Photographing Holiday Lights: The Basics

Some people think that you need an expensive camera or an elaborate setup to photograph holiday lights, but in truth, you can work wonders with a standard point-and-shoot and a little knowledge of how to balance light.

Flash Not Necessary: When it comes to photographing the season’s lights, the decorative version may be all you need for proper illumination. In fact, when it comes to Christmas trees and other indoor decorations, a closely positioned flash can overpower the scene and create a washed-out effect. It’s often better to try photographing the lights first and examine the results. Oftentimes, the holiday lighting is more than capable of standing on its own and actually shines better when left alone.

Incorporating Ambient Light: Photographing holiday lights means keeping track of the diminishing ambient light—most notably, the sun as it sets. You’ll get the best results photographing lights BEFORE it gets dark. During the dusk period, you’ll find a nice balance of diminishing ambient light contrasting with the holiday lights, which means you’ll be able to see more objects in the background.

Try Tungsten: Set your custom white balance to tungsten, just as you would if you were photographing something indoors without using a flash. Holiday lights are balanced for tungsten lighting and this will give your images a warm contrast between the sky/background and the lights.

Bring Your Tripod: Using a tripod is especially important in shooting holiday lights. It will provide stability, which is particularly critical with low-light photography, and will keep your shot properly framed as you continue shooting as the evening light transitions to black.

Take Ten Shots (Over Ten Minutes): Once you have everything set, begin taking a photograph every minute or so. Your eyes may not register the gradual changes so track the time with your watch or cell phone. Then, shoot every minute or so over a 10-15 minute period. You’ll see the changes in evening lighting as you scroll though your shots.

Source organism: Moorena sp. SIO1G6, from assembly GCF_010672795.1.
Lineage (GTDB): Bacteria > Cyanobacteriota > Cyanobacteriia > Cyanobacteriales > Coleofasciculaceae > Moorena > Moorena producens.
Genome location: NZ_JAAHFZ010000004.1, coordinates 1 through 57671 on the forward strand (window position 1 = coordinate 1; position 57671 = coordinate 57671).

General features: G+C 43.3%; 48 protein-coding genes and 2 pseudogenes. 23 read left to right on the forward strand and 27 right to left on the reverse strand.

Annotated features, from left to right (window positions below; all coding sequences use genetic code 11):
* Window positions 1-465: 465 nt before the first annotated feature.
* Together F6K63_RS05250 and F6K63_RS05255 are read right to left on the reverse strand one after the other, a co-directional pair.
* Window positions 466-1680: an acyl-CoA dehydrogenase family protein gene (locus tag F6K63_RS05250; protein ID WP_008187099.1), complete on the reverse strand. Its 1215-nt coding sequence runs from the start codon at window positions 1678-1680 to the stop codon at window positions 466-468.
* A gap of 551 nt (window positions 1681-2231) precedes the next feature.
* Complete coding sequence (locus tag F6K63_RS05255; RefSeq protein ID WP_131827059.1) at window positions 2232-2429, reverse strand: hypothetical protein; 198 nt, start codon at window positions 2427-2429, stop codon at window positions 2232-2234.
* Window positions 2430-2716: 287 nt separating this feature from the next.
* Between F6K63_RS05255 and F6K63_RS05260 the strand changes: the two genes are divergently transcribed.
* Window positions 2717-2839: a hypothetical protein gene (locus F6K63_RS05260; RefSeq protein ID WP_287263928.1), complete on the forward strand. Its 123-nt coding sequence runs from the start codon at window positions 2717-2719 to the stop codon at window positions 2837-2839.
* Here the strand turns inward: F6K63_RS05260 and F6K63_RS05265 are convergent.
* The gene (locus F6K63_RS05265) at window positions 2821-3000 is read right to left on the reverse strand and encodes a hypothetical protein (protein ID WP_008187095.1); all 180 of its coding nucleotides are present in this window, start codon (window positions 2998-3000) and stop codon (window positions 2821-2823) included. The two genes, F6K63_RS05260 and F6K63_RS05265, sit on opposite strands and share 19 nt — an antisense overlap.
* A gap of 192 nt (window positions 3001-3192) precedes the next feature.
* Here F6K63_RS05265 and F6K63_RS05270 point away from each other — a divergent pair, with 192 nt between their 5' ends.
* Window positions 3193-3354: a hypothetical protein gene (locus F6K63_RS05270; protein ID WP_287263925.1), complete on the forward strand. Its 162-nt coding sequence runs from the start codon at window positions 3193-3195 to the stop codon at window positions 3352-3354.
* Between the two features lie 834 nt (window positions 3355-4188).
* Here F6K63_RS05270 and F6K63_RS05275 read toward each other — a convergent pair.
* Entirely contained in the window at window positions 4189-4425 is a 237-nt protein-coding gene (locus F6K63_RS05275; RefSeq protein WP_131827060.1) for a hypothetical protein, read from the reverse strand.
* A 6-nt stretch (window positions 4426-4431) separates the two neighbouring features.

There’s no one right answer when it comes to photographing holiday lights, and this is actually a good thing. Each situation is different, so feel free to apply these tips and then experiment based upon the results. There are few things more fun than an impromptu holiday photo safari, so grab your gear a bit before twilight and enjoy the experience!

Foodie Photography

Nothing showcases the holiday festivities like food photography, and for foodies across the country, December offers nonstop picture-taking opportunities. For those who want to highlight the festivities and feasts, here are a few tips to feature your favorite dishes:

Check Details in Advance: The focus should be on the food. Don’t let stray details like items of clutter or a mismatched plate compete with your mouthwatering subject. Keep serving dishes simple and elegant and check for items that you don’t want to include in your shot.

Try a Tripod: Avoid introducing camera shake into your images. A tripod will provide stability and allow you to experiment with your settings based on your lighting conditions and other factors. Your shutter speed may very well be slower for these shots so the stability a tripod provides will be important in retaining sharpness.

Frame Tight & Try Angles: Shoot closer than you normally would and experiment with angles. Some of the most successful food bloggers create their fabulous foodie photos by photographing from various angles. Experimentation is a fun part of this experience and you may discover a new trick or two!

Incorporate Holiday Lighting: How you choose to use lighting can impact your images in dramatic ways. A willingness to experiment with position, available light and aperture will all culminate into a successful photo session. You can use small, ‘twinkle’ lights or tea lights to add an element of festivity to your images. You may want to ‘burn in’ your lighting, which simply means using a slower shutter speed for your lens to capture the proper lighting effect. Small shifts in shutter speed and lighting can create big changes, take the time to play and decide which combination works best for you. Happy Holidays!

Level Up Your Lighting


Lighting matters. In fact, it is one of the most critical components of composition, whether you shoot still images or video. When it comes to effective lighting, our ProMaster LED 120 Camera/Camcorder light is the ideal accessory to achieve natural lighting situations in less than ideal conditions. This continuous light source is designed to help combat red-eye issues and also works well with your camera’s autofocus system, thereby helping you shoot sharper images. You can pick up yours at any 4 of our locations.